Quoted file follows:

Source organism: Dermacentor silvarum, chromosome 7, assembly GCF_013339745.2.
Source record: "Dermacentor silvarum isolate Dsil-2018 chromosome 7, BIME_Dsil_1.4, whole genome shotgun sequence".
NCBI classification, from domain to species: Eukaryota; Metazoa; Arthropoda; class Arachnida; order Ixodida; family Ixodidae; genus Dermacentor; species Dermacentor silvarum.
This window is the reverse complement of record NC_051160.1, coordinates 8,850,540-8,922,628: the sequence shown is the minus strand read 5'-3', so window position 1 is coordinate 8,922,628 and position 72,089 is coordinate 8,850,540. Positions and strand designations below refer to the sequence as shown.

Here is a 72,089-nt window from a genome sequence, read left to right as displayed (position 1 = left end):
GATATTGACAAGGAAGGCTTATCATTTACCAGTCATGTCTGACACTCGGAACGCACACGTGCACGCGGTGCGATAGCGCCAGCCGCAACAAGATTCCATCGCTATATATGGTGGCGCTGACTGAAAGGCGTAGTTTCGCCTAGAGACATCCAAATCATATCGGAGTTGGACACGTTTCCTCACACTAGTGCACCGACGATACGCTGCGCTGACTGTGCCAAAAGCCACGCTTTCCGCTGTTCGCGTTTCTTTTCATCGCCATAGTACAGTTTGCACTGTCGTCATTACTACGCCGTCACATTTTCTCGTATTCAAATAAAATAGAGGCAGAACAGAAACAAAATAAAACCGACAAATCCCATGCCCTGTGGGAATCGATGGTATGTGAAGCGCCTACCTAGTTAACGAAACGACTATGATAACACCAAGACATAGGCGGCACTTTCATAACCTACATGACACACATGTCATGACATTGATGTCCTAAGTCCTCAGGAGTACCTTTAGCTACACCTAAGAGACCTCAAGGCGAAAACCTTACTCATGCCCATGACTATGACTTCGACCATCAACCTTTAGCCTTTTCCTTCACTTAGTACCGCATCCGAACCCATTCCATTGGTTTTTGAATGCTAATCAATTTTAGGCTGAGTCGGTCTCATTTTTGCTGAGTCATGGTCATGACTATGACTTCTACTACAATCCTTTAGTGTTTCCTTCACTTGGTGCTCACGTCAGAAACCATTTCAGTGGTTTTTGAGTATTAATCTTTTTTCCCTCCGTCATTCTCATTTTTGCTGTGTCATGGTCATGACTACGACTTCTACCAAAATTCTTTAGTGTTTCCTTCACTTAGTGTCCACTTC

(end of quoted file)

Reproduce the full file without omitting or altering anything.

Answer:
Source organism: Dermacentor silvarum, chromosome 7, assembly GCF_013339745.2.
Source record: "Dermacentor silvarum isolate Dsil-2018 chromosome 7, BIME_Dsil_1.4, whole genome shotgun sequence".
NCBI classification, from domain to species: Eukaryota; Metazoa; Arthropoda; class Arachnida; order Ixodida; family Ixodidae; genus Dermacentor; species Dermacentor silvarum.
This window is the reverse complement of record NC_051160.1, coordinates 8,850,540-8,922,628: the sequence shown is the minus strand read 5'-3', so window position 1 is coordinate 8,922,628 and position 72,089 is coordinate 8,850,540. Positions and strand designations below refer to the sequence as shown.

Here is a 72,089-nt window from a genome sequence, read left to right as displayed (position 1 = left end):
GATATTGACAAGGAAGGCTTATCATTTACCAGTCATGTCTGACACTCGGAACGCACACGTGCACGCGGTGCGATAGCGCCAGCCGCAACAAGATTCCATCGCTATATATGGTGGCGCTGACTGAAAGGCGTAGTTTCGCCTAGAGACATCCAAATCATATCGGAGTTGGACACGTTTCCTCACACTAGTGCACCGACGATACGCTGCGCTGACTGTGCCAAAAGCCACGCTTTCCGCTGTTCGCGTTTCTTTTCATCGCCATAGTACAGTTTGCACTGTCGTCATTACTACGCCGTCACATTTTCTCGTATTCAAATAAAATAGAGGCAGAACAGAAACAAAATAAAACCGACAAATCCCATGCCCTGTGGGAATCGATGGTATGTGAAGCGCCTACCTAGTTAACGAAACGACTATGATAACACCAAGACATAGGCGGCACTTTCATAACCTACATGACACACATGTCATGACATTGATGTCCTAAGTCCTCAGGAGTACCTTTAGCTACACCTAAGAGACCTCAAGGCGAAAACCTTACTCATGCCCATGACTATGACTTCGACCATCAACCTTTAGCCTTTTCCTTCACTTAGTACCGCATCCGAACCCATTCCATTGGTTTTTGAATGCTAATCAATTTTAGGCTGAGTCGGTCTCATTTTTGCTGAGTCATGGTCATGACTATGACTTCTACTACAATCCTTTAGTGTTTCCTTCACTTGGTGCTCACGTCAGAAACCATTTCAGTGGTTTTTGAGTATTAATCTTTTTTCCCTCCGTCATTCTCATTTTTGCTGTGTCATGGTCATGACTACGACTTCTACCAAAATTCTTTAGTGTTTCCTTCACTTAGTGTCCACTTC